This is the April edition of Ealing Matters’ newsletter on planning issues.
Greetings from the Ealing Matters working group. We hope that you are
keeping safe and well in these extraordinary times. Despite the current
health crisis, Ealing Council’s planning juggernaut keeps rumbling on
(see below). This is a brief summary of the latest news from around the
STOP THE TOWERS – 174, THE LATEST TALL TOWERS TOTAL
Over 200 Stop the Towers Ealing demonstrators assembled outside
Ealing Town Hall prior to an LBE Council Meeting on 25 February 2020. It
was captured on video and can be viewed at Exposurebox.com.
Stop the Towers started in
June 2019 when local residents were horriﬁed to ﬁnd that two tower
blocks were proposed close to each other and West Ealing Station. One is
25 storeys and the other 26 storeys. Just over one mile north of the
station local residents were similarly shocked in October 2019 to
discover details of a planning application for a six-tower block on and
around the Gurnell Leisure Centre site (although redevelopment rumblings
go back to 2015). Since then Ealing Matters and Save Gurnell have
worked together to identify, document and create a computer simulation
of this explosion of approved and planned tower blocks throughout
Ealing. Only Northolt so far is untouched by the outbreak – Acton,
Central Ealing, Greenford, Hanwell, Park Royal, Perivale, Southall and
West Ealing are all to be blighted. North Acton and the centre of
Southall will perhaps become two of the most tower-dominated suburbs in
According to the latest (not yet exhaustive) ﬁgures from the Save
Gurnell/Ealing Matters’ database, the 10+storey tower blocks recently
built, being built, within the planning system or developer announced in
the London Borough of Ealing number 174. 36 of these are or will be
20+-storeys high. Absolutely staggering.
Ealing Matters is in the process of adding quick reference detail
about these developments to the Development Info section of the website,
starting with those at the early stages of the planning process. These
pages include the location of the development, the number and type of
housing units and the amount of aﬀordable housing included in the scheme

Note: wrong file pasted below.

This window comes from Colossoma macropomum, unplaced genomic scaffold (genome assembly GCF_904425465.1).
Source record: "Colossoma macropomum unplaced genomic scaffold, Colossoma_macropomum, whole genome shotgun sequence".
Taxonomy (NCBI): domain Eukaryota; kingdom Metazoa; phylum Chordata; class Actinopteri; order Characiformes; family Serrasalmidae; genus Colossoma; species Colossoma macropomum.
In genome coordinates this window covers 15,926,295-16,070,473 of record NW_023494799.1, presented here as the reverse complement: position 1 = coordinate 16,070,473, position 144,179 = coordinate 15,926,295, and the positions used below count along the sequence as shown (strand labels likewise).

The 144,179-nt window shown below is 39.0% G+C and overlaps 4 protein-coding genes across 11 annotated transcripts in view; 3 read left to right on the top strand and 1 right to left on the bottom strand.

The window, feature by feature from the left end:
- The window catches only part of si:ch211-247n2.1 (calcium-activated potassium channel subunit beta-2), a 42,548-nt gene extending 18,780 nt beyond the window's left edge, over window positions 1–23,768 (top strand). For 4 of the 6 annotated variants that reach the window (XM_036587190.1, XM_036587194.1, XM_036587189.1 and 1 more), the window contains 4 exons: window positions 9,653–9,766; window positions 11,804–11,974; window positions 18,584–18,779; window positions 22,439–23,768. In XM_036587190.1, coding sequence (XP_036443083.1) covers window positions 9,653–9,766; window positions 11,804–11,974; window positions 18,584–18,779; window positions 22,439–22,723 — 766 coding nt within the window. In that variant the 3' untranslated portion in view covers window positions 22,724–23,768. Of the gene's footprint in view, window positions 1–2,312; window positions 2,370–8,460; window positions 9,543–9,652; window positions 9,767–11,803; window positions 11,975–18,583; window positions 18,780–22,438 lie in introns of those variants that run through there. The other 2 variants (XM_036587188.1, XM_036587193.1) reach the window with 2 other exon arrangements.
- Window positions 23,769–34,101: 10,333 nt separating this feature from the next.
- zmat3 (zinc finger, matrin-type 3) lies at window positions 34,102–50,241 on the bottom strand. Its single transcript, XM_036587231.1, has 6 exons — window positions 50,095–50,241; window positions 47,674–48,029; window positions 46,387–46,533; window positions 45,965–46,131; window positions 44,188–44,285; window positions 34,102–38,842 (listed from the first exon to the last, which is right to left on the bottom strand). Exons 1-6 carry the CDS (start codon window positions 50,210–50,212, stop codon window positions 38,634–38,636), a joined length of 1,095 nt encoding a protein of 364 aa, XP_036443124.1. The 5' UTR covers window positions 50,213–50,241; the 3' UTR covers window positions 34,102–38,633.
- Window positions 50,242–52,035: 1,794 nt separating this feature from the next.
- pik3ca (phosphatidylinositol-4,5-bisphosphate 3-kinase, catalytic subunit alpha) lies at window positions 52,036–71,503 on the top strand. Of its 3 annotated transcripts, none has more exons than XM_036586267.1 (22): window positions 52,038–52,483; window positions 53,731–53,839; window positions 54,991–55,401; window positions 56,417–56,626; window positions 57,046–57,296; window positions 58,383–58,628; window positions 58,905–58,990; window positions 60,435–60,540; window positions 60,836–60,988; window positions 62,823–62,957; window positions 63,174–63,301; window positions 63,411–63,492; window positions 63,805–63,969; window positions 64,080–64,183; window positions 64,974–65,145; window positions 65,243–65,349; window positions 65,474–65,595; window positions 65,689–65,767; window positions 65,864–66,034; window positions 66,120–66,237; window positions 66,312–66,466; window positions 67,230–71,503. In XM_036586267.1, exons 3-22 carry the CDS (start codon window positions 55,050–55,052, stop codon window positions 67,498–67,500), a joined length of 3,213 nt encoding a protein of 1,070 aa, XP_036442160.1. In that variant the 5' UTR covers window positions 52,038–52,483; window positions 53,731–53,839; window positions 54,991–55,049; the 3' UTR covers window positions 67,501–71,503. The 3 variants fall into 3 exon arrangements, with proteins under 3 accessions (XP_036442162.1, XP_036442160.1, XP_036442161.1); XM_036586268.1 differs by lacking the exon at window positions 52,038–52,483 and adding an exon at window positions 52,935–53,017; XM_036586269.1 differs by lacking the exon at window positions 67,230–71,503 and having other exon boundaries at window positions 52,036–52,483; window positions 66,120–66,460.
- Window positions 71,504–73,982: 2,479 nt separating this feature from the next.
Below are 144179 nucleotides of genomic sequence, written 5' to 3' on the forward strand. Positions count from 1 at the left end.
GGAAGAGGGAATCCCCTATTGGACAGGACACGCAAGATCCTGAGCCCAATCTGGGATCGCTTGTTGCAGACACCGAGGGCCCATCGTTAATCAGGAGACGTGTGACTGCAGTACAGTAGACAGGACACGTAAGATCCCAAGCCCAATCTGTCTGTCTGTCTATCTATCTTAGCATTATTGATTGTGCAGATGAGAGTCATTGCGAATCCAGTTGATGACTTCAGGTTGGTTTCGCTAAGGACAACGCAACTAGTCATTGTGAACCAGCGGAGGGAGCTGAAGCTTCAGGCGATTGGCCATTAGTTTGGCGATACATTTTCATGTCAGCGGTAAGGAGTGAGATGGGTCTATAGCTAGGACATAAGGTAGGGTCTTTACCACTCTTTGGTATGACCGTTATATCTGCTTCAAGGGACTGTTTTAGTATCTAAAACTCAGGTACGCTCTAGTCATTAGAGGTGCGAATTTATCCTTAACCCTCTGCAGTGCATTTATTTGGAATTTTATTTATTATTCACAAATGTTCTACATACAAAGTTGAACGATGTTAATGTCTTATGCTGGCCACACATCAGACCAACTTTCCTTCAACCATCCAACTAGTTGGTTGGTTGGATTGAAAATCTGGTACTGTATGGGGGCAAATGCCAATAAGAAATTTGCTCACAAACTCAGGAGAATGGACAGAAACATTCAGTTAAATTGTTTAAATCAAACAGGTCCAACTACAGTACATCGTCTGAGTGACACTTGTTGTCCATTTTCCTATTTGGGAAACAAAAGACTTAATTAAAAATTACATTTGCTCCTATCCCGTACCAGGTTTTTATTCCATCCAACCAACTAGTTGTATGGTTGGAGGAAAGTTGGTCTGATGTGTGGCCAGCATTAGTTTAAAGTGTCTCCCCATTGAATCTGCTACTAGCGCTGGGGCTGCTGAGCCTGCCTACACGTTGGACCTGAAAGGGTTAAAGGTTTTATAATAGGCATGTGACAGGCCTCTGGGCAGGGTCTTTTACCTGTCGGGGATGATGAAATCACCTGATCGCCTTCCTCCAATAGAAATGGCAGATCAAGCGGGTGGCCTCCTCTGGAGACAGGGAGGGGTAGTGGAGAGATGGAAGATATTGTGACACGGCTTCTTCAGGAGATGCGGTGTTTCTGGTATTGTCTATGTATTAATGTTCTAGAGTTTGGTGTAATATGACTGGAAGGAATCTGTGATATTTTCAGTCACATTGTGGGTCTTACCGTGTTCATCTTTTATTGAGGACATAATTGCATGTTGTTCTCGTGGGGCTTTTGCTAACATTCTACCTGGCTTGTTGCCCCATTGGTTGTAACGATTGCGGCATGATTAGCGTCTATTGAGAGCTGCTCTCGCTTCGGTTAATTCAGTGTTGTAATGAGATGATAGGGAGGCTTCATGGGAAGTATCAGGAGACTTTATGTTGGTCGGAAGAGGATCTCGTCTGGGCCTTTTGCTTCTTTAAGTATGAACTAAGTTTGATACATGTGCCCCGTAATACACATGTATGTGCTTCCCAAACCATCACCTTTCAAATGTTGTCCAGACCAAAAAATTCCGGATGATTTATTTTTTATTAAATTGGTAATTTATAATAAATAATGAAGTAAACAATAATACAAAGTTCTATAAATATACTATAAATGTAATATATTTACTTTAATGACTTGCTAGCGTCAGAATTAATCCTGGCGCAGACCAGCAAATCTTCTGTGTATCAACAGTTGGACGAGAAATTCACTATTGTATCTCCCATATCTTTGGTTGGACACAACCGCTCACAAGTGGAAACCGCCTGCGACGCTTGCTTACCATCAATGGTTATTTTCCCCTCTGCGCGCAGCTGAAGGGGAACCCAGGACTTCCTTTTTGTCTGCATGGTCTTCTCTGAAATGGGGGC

together with artist’s impressions.
NEW EALING LOCAL PLAN
Analysis of all 33 London boroughs shows that Ealing’s Local Plan
is the most out-of-date in London overall. Ealing has failed to monitor
delivery of the plan since 2013/14, something that it is required to do
annually. It has also failed to bring forward a timetable for making
amendments to the plan in the light of existing national and regional
(London) policy, which would involve at least two stages of public
consultation. All eﬀorts by Ealing Ma3ers and others to discover or even
participate in the drafing of a new Local Plan for Ealing have come to
nothing. Local residents’ groups last meeting with Ealing’s planning
supremos on 9 October 2019 was somewhat acrimonious. Attempts at
meetings this year in January and then on 3 March ﬂoundered. The latter
meeting apparently failed because the Chief Planning Oﬃcer said he could
not ﬁnd a venue.
The Government has delayed approval of the draft new London Plan
and expressed dissatisfaction with aspects of it. Changes to national
planning guidelines are being proposed. All the uncertainty around
national and regional planning guidelines, allied to the Council’s
pre-occupation with Covid-19 mitigations, will no doubt fuel further
Local Plan delays.
EALING COUNCIL PLANNING COMMITTEE
The Ealing Council Planning Committee meeting scheduled for 18 March
2020 took place as planned despite the current health crisis. A recent
email from David Scourﬁeld, Chief Planning Oﬃcer, announced that the
Planning Committee meeting due to take place on 15 April has been